“Have compassion on your servants. Satisfy us in the morning with your unfailing love, that we may sing for joy and be glad all our days” In this section of Psalm 90, Moses appealed to God to pour out His grace so that people would find satisfaction in Him above everything, enabling them to rejoice all their days. Piper suggests that in times of personal suffering, the wise pastor cries the very cry of this passage and then preaches its truth to those he shepherds. This doesn’t mean that the hurt doesn’t hurt. It doesn’t mean that tragedy will not bring about questions. But what it does mean is that by the grace of God and by the Spirit of God we can accept the truths taught in Scripture, truths like Romans 8:28. It means we can be sure that God sees where we can’t, that His purposes are perfect, and that He is always working for our ultimate good.  

            Pastor’s have an awesome responsibility to preach the whole truth of God, including the reality of suffering. It may not be easy to preach and it may not be what people most want to hear, but it must be done. According to Piper, by teaching the reality of suffering and God’s sovereign goodness in and through it, when tragedy strikes, it leaves you needing only to embrace those in the midst of their pain.  I’m thankful for my pastor for his faithfulness in not dodging this difficult truth. I’m sure many in our congregation have been blessed because he didn’t. But this is not only a pastor’s responsibility; it is all of ours who minister in any manner. So be grateful for your pastor for preaching it and anyone else who teaches it. Because when they do, it not only better prepares you to deal with suffering in your own life, but also minister to others in theirs. And in times like today, we need it.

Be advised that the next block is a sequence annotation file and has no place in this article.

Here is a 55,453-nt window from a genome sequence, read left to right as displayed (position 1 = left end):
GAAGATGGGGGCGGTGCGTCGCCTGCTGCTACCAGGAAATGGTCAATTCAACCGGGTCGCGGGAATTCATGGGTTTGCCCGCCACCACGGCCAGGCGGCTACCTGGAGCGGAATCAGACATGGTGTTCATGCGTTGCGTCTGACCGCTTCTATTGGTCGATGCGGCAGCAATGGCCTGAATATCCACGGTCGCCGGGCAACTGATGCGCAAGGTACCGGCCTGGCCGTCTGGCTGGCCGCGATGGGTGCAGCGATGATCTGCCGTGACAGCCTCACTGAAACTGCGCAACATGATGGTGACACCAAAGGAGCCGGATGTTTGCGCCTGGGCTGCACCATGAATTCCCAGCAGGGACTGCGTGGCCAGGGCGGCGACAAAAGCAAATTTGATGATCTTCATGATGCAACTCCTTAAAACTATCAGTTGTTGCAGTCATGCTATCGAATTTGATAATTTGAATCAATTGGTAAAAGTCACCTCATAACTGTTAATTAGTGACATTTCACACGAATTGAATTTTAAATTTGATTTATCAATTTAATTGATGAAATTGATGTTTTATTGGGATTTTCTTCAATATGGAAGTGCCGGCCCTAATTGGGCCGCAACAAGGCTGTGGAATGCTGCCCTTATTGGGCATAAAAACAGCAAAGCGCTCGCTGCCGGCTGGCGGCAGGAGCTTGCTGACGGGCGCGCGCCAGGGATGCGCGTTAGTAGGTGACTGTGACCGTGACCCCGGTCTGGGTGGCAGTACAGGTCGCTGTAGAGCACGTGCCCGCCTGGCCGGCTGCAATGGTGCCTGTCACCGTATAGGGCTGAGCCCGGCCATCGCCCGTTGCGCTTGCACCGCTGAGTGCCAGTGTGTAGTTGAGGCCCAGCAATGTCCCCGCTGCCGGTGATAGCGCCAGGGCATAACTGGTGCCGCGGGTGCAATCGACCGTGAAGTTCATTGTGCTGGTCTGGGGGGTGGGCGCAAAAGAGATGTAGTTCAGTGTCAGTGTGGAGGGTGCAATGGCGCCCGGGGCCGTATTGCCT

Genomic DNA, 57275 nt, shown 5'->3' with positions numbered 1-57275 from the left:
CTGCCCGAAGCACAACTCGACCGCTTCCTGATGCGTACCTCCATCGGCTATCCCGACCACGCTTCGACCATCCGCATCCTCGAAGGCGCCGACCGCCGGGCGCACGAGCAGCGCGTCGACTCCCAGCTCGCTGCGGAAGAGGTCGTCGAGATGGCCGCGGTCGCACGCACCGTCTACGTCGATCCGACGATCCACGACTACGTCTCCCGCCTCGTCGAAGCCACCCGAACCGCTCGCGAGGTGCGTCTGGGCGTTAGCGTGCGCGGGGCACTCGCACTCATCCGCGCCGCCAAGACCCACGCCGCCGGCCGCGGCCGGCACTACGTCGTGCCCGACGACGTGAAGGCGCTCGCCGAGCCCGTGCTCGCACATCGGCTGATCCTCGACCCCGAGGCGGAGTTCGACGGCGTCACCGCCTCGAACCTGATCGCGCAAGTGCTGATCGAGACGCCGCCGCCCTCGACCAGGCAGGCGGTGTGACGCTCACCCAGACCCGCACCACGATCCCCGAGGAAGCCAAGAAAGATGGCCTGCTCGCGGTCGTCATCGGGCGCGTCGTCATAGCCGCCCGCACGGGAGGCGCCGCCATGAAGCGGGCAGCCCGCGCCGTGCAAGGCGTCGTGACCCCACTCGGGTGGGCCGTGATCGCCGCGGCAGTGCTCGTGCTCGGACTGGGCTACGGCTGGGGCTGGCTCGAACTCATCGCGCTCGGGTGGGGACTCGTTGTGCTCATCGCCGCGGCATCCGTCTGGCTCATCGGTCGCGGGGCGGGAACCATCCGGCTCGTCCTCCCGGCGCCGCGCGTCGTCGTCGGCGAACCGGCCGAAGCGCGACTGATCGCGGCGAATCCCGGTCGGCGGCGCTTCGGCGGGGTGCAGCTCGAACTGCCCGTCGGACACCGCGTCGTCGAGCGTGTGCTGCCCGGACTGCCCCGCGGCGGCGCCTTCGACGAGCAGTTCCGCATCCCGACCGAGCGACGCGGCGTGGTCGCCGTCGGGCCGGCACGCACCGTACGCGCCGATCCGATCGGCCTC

Prayer

Father, thank you for your Word and the faithful pastor’s dedicated to its exposition. It’s a struggle to grasp the difficult truth of suffering, but God, we know that you are good; you are good both in and through our suffering. The reality of suffering is a hard truth, but you have given us your Spirit that we may accept and praise you in the midst of these times. Help us to know that our satisfaction can only be found in you. Comfort all who suffer and embolden those who minister to them that you may be glorified.  Amen!

To My Graduate

Originally posted May 2012

Unveiled...

            A week from today, Kristin will officially be a high school graduate. One more summer is all that’s left before she goes off to college to begin a new chapter in her life. She has been a wonderful child and I know her time in college will be a great experience. Like most parents, I could see this day coming, but as it approaches, there are so many things running through my mind that I want her to know. Naturally, I want her to know how much Karen, Logan and I love her, how proud we are of her, and how much we will miss her being away from us. I’m sure as a parent, you share the same feelings about your graduate. As we get ready to let them go, I believe it’s normal to ask if we’ve done enough to prepare them. What more can be said that will…